But it is the daughter’s comment which is another aspect of the low level of theological understanding.  Her comment reminds me of the outrageous clip from Will Farrell’s Talledega Nights, the Baby Jesus Scene .  A confirmation student came to class after his family had an argument over the topical question:  Did Jesus suffer from mosquito bites?  The daughter was under the impression that Jesus was more like Superman than the Son of Man and  could not get hurt.  The poor child has not heard of the Child, as a man, would be terribly hurt, even killed, for her.  (BTW: yes, our Lord would have known mosquito bites…if He had lived in Minnesota!)  This is another level:  lack of Biblical understanding and imagination.  This then leads to the conversation I heard while my youngest son and I were looking at this work:

This is actually small and portable:  a traveling shrine, yes, in gold and the side panels are enamel.  It’s maybe a foot tall and as we were looking at the piece, a very large, 60ish, New Yorker, museum guard struck up a conversation with me:

“I don’t get people. They look at this and they all upset because this shows Mary nursing her child!  (Take a close look: it’s quite realistic)  They don’t get it.  This is what would have happened as God came down. And then they start talking about how these people worshiped statues! New York City is filled with statues and they spend all that time going up a statue…of Liberty.”  “Kind of a like idolatry?” “Yeah! They think those statues are just great! Oh, but they worshiped these statues.”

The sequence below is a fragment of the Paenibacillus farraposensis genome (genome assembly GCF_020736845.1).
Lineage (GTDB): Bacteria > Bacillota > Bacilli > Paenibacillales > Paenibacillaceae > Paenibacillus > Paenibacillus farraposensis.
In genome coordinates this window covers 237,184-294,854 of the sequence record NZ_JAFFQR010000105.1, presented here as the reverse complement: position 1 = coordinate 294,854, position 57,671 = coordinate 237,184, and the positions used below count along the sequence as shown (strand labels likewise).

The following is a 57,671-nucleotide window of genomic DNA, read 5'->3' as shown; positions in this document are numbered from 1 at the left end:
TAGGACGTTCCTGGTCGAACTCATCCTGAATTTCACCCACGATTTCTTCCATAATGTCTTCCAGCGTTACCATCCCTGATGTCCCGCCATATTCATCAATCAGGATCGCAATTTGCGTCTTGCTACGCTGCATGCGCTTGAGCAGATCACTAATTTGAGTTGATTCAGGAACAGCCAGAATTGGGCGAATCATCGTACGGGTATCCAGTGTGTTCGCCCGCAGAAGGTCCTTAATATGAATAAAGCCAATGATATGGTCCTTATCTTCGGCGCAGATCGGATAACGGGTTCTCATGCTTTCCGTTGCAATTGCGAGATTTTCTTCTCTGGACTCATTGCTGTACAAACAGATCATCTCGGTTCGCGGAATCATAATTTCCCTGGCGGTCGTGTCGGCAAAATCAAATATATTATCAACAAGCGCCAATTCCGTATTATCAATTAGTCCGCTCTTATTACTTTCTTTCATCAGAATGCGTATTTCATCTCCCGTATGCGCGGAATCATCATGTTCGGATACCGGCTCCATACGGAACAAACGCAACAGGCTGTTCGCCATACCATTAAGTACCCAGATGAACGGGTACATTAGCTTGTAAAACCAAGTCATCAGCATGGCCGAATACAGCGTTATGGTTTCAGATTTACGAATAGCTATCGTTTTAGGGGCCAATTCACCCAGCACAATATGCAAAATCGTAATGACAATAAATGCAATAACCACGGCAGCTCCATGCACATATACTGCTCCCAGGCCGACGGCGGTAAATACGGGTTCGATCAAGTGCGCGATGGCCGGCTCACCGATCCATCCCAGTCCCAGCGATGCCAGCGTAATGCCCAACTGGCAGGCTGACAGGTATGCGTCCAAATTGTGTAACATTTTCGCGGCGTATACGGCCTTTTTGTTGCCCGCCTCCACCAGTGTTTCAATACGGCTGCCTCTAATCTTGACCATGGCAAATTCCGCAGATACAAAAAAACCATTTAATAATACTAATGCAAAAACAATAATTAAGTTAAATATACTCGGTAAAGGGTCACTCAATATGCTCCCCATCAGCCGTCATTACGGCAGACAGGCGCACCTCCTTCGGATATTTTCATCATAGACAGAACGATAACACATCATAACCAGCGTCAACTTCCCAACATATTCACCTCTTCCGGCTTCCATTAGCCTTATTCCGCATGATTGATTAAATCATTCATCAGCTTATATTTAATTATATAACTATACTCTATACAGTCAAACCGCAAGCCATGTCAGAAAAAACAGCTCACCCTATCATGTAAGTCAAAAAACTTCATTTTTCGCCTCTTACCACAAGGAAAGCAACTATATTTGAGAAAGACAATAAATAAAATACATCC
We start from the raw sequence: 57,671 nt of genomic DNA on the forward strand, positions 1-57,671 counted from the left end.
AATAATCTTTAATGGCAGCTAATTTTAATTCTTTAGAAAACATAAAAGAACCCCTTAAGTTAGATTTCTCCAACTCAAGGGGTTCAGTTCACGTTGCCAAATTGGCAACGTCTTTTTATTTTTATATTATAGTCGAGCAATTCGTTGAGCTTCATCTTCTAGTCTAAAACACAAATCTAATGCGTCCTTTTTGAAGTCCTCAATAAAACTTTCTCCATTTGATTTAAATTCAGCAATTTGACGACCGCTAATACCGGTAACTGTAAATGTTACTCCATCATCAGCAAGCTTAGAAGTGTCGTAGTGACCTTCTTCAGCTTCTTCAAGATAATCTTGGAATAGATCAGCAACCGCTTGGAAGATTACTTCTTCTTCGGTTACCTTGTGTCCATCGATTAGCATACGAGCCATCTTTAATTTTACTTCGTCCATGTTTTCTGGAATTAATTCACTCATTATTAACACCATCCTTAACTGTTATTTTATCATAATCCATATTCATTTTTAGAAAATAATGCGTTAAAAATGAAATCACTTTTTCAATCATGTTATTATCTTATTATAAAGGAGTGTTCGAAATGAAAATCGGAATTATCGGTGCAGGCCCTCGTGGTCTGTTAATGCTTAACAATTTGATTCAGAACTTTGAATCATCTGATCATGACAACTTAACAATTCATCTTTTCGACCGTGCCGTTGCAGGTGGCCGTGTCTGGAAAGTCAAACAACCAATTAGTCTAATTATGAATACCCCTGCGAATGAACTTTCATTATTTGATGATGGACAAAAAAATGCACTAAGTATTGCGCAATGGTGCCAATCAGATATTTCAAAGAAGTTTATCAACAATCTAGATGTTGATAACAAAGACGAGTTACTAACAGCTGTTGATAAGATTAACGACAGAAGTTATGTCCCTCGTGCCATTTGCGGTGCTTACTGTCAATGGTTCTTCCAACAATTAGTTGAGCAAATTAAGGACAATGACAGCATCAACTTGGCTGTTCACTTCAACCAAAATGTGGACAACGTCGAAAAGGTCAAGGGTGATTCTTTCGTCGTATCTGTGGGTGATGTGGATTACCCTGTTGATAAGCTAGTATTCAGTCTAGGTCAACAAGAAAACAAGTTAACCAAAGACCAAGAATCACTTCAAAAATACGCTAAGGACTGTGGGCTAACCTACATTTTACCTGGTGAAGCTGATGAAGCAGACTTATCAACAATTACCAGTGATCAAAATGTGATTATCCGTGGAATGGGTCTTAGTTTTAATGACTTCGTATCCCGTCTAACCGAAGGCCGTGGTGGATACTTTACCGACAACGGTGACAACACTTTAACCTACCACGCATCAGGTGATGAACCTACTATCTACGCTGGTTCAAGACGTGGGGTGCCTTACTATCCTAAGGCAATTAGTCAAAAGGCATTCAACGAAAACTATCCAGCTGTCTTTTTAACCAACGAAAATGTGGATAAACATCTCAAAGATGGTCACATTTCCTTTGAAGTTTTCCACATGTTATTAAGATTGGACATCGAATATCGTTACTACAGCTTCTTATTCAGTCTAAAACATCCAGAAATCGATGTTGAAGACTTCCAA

The guard was the better theologian!  Luther points out that the meaning of the John 1: 14 text, “…and the Word became flesh” means He had ears, eyes, nose…He cried, slept and yes, nursed.  Isn’t the guard’s reflection of what people get upset about on target?  He probably heard this more than once.  These folks are upset by this but go home and watch needless sex and violence with relish.  But why are they upset by Mary nursing the Child?  Answer:  The total divorce of the spiritual from the physical but they do not know, have not been taught, that God made both as one.  Body and soul are integral, it’s fallen man that makes spiritual divorced, ethereal, but not God.  As C.S. Lewis said of the Sacraments: God likes matter, after all He created it.  Lutheran theologian, Hermann Sasse, in speaking about the integrity of body and soul said this is why the Lord gives us His Body and Blood to eat and drink because, “…bodies do not believe and souls do not eat.”  Those ‘pedestrian’ Christians of long ago knew more than we do today in our post-Christendom era.  We have much to teach and learn in the joy of the Word made flesh.